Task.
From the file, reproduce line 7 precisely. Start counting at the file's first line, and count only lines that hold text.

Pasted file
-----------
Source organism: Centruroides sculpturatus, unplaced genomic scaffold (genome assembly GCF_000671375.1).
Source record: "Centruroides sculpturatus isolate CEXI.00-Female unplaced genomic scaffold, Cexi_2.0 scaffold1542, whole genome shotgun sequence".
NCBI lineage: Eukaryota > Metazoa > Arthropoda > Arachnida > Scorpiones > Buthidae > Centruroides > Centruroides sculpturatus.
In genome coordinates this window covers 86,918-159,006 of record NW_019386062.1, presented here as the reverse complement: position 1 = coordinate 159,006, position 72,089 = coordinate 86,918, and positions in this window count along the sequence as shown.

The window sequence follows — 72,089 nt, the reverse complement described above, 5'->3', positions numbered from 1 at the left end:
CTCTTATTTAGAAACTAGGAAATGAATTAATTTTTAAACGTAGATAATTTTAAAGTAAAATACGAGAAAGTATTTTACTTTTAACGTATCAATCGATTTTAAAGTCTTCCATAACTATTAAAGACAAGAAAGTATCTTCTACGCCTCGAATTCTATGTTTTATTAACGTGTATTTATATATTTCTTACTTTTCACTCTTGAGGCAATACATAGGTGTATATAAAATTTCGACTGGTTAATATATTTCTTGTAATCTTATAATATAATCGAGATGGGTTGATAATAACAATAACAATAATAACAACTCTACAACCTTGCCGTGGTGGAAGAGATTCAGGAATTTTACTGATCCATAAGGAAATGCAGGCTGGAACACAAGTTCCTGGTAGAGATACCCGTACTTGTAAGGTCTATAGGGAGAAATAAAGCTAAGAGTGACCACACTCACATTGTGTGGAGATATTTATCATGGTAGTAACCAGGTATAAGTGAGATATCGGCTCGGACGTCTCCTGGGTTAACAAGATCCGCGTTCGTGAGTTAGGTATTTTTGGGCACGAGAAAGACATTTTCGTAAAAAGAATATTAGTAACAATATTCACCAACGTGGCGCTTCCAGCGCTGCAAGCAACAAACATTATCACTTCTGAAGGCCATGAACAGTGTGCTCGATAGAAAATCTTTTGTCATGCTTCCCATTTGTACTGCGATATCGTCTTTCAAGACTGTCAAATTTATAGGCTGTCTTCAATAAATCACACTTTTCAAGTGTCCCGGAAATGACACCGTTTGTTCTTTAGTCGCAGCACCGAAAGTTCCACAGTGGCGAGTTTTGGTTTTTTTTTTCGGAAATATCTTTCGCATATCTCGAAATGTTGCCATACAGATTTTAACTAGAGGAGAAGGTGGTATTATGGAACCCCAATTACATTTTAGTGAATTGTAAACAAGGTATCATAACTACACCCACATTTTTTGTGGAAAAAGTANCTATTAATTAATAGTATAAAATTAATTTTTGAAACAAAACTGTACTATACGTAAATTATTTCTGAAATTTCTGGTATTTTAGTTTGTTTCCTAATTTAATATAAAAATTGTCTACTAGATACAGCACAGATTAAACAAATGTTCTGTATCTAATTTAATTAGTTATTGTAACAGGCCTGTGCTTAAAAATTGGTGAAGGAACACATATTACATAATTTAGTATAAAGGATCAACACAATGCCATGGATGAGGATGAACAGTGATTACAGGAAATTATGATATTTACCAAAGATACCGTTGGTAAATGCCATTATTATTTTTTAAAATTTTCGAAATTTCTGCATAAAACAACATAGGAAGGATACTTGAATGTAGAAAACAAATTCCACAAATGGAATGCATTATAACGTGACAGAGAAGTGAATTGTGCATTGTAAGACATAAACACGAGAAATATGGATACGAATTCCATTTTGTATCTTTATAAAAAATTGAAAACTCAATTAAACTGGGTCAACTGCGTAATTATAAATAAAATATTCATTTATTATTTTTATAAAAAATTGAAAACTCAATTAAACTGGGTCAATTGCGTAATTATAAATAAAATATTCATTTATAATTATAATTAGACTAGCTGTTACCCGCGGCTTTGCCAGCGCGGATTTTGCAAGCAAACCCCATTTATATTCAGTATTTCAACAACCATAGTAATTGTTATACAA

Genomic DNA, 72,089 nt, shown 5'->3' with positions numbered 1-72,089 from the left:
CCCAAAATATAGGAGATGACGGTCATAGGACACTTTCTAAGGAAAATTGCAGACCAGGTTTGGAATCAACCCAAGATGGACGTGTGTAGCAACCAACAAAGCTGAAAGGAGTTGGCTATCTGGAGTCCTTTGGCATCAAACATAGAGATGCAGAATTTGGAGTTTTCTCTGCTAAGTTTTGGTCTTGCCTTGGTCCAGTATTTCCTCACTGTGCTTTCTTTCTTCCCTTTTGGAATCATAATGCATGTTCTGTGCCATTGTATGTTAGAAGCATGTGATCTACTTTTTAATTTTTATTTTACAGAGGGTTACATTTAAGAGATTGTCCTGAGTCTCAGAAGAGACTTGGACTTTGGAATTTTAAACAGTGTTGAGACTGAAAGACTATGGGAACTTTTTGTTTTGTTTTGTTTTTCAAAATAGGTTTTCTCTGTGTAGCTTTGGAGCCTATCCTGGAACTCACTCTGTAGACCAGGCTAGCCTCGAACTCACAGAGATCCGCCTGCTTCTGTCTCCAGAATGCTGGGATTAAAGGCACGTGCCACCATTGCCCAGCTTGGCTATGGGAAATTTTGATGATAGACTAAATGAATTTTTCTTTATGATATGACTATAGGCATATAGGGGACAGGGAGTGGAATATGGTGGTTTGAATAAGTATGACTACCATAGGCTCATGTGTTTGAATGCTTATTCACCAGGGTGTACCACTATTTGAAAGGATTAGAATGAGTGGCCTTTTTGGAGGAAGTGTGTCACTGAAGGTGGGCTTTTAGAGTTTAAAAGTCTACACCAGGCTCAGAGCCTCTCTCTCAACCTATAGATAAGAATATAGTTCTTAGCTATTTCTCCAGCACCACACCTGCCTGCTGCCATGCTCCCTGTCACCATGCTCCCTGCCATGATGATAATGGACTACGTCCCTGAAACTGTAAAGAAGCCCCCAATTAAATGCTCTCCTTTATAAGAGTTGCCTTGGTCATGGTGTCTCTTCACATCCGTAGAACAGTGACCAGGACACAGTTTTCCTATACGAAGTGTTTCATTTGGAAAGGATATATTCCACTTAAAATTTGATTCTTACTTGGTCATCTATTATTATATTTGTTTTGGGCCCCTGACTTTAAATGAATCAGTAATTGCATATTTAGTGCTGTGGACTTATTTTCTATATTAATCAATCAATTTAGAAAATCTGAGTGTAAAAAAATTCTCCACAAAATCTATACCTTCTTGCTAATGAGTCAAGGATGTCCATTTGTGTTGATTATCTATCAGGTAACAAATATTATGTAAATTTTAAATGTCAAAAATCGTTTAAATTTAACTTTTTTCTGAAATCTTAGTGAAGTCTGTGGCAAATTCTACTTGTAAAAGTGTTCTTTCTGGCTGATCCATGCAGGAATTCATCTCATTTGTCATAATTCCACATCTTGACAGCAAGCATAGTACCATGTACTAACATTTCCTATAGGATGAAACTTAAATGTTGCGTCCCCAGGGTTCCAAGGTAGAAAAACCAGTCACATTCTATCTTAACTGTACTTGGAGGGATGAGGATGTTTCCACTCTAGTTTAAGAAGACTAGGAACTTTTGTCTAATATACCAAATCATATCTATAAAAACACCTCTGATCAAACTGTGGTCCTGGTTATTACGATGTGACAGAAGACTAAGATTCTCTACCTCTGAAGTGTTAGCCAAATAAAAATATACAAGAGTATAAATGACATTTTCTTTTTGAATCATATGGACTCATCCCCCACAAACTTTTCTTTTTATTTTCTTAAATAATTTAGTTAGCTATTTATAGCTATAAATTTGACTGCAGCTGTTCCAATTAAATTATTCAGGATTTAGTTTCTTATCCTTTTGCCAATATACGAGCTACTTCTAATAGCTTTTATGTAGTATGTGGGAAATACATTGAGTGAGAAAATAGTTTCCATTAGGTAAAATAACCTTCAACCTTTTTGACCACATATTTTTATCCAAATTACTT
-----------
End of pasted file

Genomic DNA, 72,089 nt, shown 5'->3' with positions numbered 1-72,089 from the left: